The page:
Sabine's comment "So yeah, blame the migrants that can't come in the country and have not been able to come here for some 18+ month now, it must be them. Can't be something else." was very obviously sarcasm.

                  However, you appear to have taken it as genuine, with your comment "As usual, you’re quick to judge and criticise and your clearly haven’t thought deeply about this. "

                  Then you appear to have taken Sabine's reference to sarcasm as applying to your comment, calling your comment "a truthful observation".

                  Have I got that sequence of events correct?

                  [I’m quite familiar with Sabine’s commenting style, thank you.

                  I’m also quite familiar with her reckons here, thank you.

                  Sarcasm does not get her off the hook and does not make her immune against push-back. If Sabine wants to join or have a genuine and constructive debate, she knows what and how to do it, what works well and what does not.

                  Has Sabine gone shy or is she lost for words?

                  How familiar are you with Sabine?

                  How fucking stupid do you think I am?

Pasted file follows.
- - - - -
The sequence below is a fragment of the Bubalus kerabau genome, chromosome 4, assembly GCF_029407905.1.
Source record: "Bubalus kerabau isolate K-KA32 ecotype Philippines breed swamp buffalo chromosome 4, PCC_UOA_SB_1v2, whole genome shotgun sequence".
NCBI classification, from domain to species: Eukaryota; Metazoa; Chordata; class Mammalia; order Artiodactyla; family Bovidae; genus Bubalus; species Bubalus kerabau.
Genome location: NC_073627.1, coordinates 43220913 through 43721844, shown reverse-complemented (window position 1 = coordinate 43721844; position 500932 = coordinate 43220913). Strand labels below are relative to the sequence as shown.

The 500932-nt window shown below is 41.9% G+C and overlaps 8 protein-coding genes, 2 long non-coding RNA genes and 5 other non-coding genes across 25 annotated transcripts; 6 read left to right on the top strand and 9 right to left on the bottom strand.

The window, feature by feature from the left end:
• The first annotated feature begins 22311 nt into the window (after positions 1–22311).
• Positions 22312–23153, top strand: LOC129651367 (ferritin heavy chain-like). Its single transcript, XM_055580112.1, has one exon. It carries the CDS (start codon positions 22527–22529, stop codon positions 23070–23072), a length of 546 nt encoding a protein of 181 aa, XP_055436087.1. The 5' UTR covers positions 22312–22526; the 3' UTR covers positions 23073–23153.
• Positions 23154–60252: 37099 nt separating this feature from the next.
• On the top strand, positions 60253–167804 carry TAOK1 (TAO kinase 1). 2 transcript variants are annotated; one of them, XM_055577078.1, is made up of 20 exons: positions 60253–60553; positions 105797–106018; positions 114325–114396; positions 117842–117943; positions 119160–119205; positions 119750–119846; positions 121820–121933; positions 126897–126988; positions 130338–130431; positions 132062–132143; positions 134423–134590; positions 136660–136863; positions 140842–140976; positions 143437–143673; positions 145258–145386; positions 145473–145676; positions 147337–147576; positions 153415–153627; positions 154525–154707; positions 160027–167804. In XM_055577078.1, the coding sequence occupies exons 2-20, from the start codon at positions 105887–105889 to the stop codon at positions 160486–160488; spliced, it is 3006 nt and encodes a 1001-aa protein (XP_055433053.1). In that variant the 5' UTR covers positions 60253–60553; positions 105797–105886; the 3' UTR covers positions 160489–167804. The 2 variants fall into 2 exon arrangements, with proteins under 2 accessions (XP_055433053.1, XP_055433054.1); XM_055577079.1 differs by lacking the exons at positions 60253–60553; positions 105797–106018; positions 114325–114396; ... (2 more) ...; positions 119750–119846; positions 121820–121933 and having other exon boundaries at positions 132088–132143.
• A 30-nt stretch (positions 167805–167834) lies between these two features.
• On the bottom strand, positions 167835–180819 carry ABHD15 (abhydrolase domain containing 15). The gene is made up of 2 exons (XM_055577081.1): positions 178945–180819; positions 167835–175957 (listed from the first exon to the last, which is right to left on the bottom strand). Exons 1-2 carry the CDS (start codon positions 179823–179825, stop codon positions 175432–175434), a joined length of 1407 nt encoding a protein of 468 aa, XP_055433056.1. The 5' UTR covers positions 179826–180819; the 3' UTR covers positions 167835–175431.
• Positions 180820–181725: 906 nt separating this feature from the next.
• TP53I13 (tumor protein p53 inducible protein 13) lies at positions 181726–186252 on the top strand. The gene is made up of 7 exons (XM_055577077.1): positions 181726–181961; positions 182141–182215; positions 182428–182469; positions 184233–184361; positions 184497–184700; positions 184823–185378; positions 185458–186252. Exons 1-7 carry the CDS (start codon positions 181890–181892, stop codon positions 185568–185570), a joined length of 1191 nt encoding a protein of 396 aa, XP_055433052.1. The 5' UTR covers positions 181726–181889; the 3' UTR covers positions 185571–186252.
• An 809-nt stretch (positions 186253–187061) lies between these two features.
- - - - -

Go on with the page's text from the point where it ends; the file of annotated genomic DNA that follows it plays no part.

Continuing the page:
I cannot stand dishonesty and slyness.

                  You have one chance to come clean and apologise for trying to deceive us or you will receive a permanent ban and I am sure you do not need an explanation as to why – Incognito]

                  • Incognito

                    See my Moderation note @ 11:03 am.

                    • Virgil

                      [I’m quite familiar with Sabine’s commenting style, thank you.

                      I’m also quite familiar with her reckons here, thank you.

                      Sarcasm does not get her off the hook and does not make her immune against push-back. If Sabine wants to join or have a genuine and constructive debate, she knows what and how to do it, what works well and what does not.

                      Has Sabine gone shy or is she lost for words?

                      How familiar are you with Sabine?

                      How fucking stupid do you think I am?

                      I cannot stand dishonesty and slyness.

                      You have one chance to come clean and apologise for trying to deceive us or you will receive a permanent ban and I am sure you do not need an explanation as to why – Incognito]

                      Quite a bit to unpack there, I must have hit a nerve. You have not actually answered the question either.

                      You know full well that 95% of her post was factual and accurate, yet ignore that and fixate on the one line that was obvious sarcasm. If you know her style, you would know that sarcasm is part of that style.

                      How Fucking stupid do I think you are? I don't know yet, I havn't met you.

                      How familiar am I with Sabine? Extremely, thank you. She has mentioned her firefighter partner? Yep, that's me.